To truly make the most out of your patio this summer, you need to maintain the space to make it as inviting as possible. Done right, your outside patio will offer opportunities for al fresco dining, garden parties and family gatherings.
To get your patio really looking polished you need to know that material it’s paved with, as maintaining each of these surfaces will differ. If the floor is concrete paving, it doesn’t tend to last as long as natural stone or porcelain, but is a cost-effective way to pave.
However, I would recommend that all concrete slabs are sealed to protect them from stains and algae—if you’re revamping concrete slabs then start with this because it will make your hard work all worth it.
Natural stone will need a jet wash at least twice a year, at the beginning of summer and again at the end of the season. So, if you haven’t done so already, give your patio slabs a once over with a powered washer like the Aquajet from Yard Force. This handy garden gadget is also cordless and that makes it easy to get to even the hard to reach areas.
Porcelain tiles are particularly low-maintenance. If you’ve already got these in place, you can get away with a light sweep just to clear away debris as they are frost and algae resistant. A quick tidy up can make all the difference to maintaining a well-ordered and organised garden patio.
As well as clearing away any fallen leaves that may make the patio look cluttered, you might decide to relocate day-to-day items like rubbish bins, recycling boxes that we sometimes house here so that they’re to hand. If you want to balance functionality and form, you might consider a tidy cover for your refuse bins.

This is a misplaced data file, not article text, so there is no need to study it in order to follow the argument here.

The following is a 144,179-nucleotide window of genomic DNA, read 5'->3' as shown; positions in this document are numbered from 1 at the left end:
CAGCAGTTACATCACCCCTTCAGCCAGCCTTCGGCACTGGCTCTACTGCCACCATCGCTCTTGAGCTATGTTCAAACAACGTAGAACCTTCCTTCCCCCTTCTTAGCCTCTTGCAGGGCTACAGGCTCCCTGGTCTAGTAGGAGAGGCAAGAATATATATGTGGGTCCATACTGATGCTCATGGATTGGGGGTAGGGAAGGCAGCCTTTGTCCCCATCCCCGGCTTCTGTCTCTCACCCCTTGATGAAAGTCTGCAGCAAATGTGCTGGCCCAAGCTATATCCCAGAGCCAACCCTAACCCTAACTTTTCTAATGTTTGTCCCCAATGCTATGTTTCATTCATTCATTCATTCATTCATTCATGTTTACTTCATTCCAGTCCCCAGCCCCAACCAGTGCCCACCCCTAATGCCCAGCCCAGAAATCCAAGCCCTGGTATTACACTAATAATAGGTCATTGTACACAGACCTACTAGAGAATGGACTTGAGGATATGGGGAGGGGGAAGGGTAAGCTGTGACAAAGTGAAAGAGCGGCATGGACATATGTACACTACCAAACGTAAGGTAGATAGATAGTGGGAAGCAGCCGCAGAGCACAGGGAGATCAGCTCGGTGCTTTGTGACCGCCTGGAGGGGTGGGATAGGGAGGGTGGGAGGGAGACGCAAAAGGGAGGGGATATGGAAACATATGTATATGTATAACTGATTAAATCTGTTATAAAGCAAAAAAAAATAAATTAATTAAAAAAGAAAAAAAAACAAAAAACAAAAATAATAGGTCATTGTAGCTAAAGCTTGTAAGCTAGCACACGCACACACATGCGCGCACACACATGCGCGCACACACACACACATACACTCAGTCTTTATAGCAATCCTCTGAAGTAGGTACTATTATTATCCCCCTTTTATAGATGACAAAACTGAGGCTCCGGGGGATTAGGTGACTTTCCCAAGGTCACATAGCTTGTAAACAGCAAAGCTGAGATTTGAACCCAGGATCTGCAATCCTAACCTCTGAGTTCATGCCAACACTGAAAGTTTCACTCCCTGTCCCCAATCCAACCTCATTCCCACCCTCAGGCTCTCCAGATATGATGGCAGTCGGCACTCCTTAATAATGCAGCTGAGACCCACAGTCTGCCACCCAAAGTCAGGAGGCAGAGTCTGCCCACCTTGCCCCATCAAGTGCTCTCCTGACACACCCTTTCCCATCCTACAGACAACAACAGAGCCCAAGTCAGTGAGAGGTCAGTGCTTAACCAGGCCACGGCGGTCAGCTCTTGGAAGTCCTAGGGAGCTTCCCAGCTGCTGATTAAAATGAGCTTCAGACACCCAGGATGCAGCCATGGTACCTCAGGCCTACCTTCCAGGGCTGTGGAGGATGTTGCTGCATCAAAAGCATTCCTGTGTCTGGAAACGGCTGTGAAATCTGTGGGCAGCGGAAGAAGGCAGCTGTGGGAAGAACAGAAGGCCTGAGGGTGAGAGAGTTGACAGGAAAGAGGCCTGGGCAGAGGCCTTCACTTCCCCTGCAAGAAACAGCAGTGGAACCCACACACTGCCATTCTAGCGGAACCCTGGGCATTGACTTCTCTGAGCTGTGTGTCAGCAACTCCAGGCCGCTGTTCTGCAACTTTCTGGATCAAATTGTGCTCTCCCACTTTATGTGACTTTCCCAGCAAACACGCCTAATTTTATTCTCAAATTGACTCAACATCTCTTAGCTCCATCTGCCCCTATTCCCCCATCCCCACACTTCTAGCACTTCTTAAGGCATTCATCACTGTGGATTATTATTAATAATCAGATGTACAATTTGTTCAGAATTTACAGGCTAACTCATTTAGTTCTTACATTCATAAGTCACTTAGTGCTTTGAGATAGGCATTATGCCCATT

These can be delivered to your door flat packed and then you can erect them at home. Simply placed over the bins, the cover will ensure that they are no longer unsightly or needing to be tucked away.
A deck box is really handy for storing all manner of garden tools and accessories. The other benefit is that they provide additional seating once paired with some cushions. Inside you can store your garden hose, tools, and outside furniture accessories so that they are accessible but not out on display.
Clearing shelves and surfaces free of clutter and storing them safely away keeps this outside space as one to relax and socialise in, but also protects your gadgets from weather damage.
A really simple way to keep your patio a place for relaxation is to accessorise it to make it feel homey. If you’re dusting off garden furniture for the first time this year, household dish detergent can be used to clean over wooden and wicker furniture of all dust and grime that’s collected over time.
Your guests will feel more relaxed and comfortable if part of your summer spruce involves adding some style and flair.
Avid gardeners tend to spend a lot of time carefully positioning and tending to plants in order to enjoy their ornamental value, but the spaces in which we sit back to enjoy our garden are just as important.
You really don’t have to spend too much money when revamping your patio with a new summer look. Brightly coloured cushions, blankets and a parasol will really set the tone and you can colour coordinate your flowerpots by painting them in colours that match your décor.
Plus, the kids will really enjoy getting stuck in with this task as well. Find yourself some acrylic craft paint, preferably for external use, and put the whole family to work.
To seal, get yourself a sprayable acyclic sealant for ease and give yourself plenty of time so there’s no time pressure for it to dry before planting up.
Patio maintenance comes is many little things that add up to a big difference. It’s all about keeping the space useable and inviting for the family and for visiting friends. After all, the garden is supposed to be enjoyed and your patio is the perfect place to do just that.
David Domoney is a Chartered Horticulturalist, Broadcaster, and Author. David has worked with a number of the UK’s leading garden retailers as a plant buyer and strategic consultant. With more than 30 years experience, in horticulture, David is as passionate about plants now as he was when he bought his first plant at a village fete.
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